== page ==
Rules Review

Rules of Golf Review: My opponent is acting like an ass. Do the rules say anything about unsportsmanlike conduct?

February 21, 2024

An obnoxious opponent can lead to a long day on the course.

Dmytro Aksonov

Let's face it. Things got ugly in Rome late last summer. Instead of sipping red wine and enjoying the 2,000-year-old architecture, some Ryder Cup participants spent their time in Italy chirping at each other. The most cringy situation, no doubt, was when Rory McIlroy exchanged words—on and off the course—with Patrick Cantlay's caddie, Joe LaCava (and in the process appeared to give Justin Thomas' caddie Jim Mackay an earful too). 

All that less-than-gentlemanly behavior might have you wondering if the Rules of Golf has anything to say about what you can and can't do on a golf course during a match in terms of behavior. In the NFL and college football, players get penalized for taunting. In other pro sports, fights lead to ejections and fines.

Does golf have a "trash-talking" rule?

Well, yes, it does—but it's not exactly virile.

Rule 1.2 handles the "standards of player conduct." Bullet point No. 2 in the (a) section says players are expected to play in the spirit of the game by "showing consideration to others. For example, by playing at a prompt pace, looking out for the safety of others, and not distracting the play of another player."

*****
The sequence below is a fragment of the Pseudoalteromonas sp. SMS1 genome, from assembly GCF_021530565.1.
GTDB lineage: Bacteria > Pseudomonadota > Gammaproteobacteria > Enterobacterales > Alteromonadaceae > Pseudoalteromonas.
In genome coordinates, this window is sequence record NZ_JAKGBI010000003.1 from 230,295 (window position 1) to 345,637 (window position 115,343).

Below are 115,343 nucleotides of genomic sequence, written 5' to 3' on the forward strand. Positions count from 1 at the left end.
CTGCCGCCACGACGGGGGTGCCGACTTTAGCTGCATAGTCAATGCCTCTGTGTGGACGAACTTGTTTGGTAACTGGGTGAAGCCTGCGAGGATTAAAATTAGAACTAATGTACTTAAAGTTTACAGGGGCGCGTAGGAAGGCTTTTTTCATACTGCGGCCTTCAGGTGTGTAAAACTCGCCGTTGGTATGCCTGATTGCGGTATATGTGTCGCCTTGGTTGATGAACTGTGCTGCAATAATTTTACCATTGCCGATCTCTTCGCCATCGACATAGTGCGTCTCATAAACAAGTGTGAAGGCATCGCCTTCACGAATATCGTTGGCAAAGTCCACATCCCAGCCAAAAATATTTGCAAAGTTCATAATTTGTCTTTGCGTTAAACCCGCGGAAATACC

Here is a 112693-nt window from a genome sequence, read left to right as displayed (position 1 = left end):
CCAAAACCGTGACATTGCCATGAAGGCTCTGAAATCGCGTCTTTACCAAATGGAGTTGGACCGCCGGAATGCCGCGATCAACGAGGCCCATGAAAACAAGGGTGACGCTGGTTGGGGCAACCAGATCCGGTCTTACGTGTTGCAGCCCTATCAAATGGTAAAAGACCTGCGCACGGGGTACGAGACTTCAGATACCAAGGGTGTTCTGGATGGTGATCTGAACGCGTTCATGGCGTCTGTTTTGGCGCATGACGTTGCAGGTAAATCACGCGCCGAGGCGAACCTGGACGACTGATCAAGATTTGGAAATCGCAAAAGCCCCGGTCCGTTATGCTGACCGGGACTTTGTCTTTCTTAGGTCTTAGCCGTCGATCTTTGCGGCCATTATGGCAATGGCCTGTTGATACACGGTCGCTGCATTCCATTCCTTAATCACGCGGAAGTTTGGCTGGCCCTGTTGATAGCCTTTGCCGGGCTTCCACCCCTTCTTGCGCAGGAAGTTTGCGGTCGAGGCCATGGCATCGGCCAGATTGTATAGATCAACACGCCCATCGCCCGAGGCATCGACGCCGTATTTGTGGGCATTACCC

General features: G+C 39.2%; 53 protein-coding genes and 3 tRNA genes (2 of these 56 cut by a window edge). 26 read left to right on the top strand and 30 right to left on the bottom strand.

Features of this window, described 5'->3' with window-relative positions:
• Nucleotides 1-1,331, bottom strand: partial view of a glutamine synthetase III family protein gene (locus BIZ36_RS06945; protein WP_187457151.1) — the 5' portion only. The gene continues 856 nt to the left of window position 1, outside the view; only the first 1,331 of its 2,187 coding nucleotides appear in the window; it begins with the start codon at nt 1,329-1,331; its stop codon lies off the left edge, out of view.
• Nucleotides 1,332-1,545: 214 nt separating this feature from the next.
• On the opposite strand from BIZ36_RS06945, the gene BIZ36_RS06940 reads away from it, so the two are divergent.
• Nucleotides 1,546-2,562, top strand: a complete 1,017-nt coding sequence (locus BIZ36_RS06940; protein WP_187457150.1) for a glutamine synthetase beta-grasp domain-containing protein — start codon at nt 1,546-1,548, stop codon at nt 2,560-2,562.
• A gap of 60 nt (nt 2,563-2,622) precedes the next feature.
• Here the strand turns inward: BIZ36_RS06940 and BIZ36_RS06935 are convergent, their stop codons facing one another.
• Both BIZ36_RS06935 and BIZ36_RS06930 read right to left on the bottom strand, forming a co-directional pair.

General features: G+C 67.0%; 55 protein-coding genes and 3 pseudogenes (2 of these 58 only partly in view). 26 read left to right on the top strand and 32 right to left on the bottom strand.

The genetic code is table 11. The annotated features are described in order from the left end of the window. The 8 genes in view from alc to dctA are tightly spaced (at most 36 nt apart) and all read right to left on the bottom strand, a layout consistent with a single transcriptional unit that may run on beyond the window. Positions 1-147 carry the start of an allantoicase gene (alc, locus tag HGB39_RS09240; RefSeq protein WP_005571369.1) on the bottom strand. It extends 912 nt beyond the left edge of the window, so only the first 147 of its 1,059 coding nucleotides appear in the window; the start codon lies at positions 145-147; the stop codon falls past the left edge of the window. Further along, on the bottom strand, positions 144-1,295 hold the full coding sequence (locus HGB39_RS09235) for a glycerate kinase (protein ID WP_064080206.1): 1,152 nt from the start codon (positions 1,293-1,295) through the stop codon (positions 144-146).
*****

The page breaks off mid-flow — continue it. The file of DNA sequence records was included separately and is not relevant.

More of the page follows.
You might wonder what the penalty is for violating Rule 1.2? The answer: Nada.

If you think that's a mistake, keep in mind it's hard to assess penalties when you're leaving it to the golfer or his/her opponents to determine what constitutes "showing consideration" and "not distracting the play of another player." If you think there are too many golf-course fights now, imagine a Saturday-morning brawl between foursomes who are disputing whether someone keeps belching during other players' swings.

But that doesn't mean golf is completely toothless here. A course/committee could enact its own rules of conduct using Rule 1.2 (b), and assess a one-stroke or a loss-of-hole penalty—or even disqualify players if their conduct is truly awful. There are some recommendations on how to implement code-of-conduct rules in Section 5-I (5) of the Rules Before Competition guidelines. And it should be noted that if a course/committee does not enact its own conduct rules before the start of a competition, they are virtually powerless to do anything about a competitior who tries to rattle an opponent or acts in some other unsportsmanlike manner.

If specific rules are put in place before a tournament, it's interesting to note that things such as foul language and deliberately distracting opponents as they play shots could result in penalties up to disqualification. Interestingly, things such as slamming golf clubs or inadvertently distracting an opponent are unlikely to be considered "serious misconduct."

The over-arching message to all of this: Behave.